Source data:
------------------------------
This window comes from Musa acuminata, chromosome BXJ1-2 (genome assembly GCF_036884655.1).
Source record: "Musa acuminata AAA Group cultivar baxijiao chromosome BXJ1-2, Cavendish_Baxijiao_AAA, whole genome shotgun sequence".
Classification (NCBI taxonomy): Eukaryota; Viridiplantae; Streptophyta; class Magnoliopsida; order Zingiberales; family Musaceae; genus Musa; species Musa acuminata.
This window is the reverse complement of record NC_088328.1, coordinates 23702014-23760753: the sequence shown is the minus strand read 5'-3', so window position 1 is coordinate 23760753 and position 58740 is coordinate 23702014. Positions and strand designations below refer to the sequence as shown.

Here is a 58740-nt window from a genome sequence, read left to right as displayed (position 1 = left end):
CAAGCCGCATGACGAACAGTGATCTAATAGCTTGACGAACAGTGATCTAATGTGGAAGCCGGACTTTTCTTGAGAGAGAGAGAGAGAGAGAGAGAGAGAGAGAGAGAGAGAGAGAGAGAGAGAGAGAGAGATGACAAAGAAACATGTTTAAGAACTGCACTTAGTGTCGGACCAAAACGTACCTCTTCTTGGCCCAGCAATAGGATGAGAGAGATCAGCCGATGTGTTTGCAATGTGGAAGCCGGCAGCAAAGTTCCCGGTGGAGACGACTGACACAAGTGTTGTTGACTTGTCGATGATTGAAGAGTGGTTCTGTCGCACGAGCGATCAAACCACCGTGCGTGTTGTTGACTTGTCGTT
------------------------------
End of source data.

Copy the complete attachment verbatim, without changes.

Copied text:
This window comes from Musa acuminata, chromosome BXJ1-2 (genome assembly GCF_036884655.1).
Source record: "Musa acuminata AAA Group cultivar baxijiao chromosome BXJ1-2, Cavendish_Baxijiao_AAA, whole genome shotgun sequence".
Classification (NCBI taxonomy): Eukaryota; Viridiplantae; Streptophyta; class Magnoliopsida; order Zingiberales; family Musaceae; genus Musa; species Musa acuminata.
This window is the reverse complement of record NC_088328.1, coordinates 23702014-23760753: the sequence shown is the minus strand read 5'-3', so window position 1 is coordinate 23760753 and position 58740 is coordinate 23702014. Positions and strand designations below refer to the sequence as shown.

Here is a 58740-nt window from a genome sequence, read left to right as displayed (position 1 = left end):
CAAGCCGCATGACGAACAGTGATCTAATAGCTTGACGAACAGTGATCTAATGTGGAAGCCGGACTTTTCTTGAGAGAGAGAGAGAGAGAGAGAGAGAGAGAGAGAGAGAGAGAGAGAGAGAGAGAGAGAGATGACAAAGAAACATGTTTAAGAACTGCACTTAGTGTCGGACCAAAACGTACCTCTTCTTGGCCCAGCAATAGGATGAGAGAGATCAGCCGATGTGTTTGCAATGTGGAAGCCGGCAGCAAAGTTCCCGGTGGAGACGACTGACACAAGTGTTGTTGACTTGTCGATGATTGAAGAGTGGTTCTGTCGCACGAGCGATCAAACCACCGTGCGTGTTGTTGACTTGTCGTT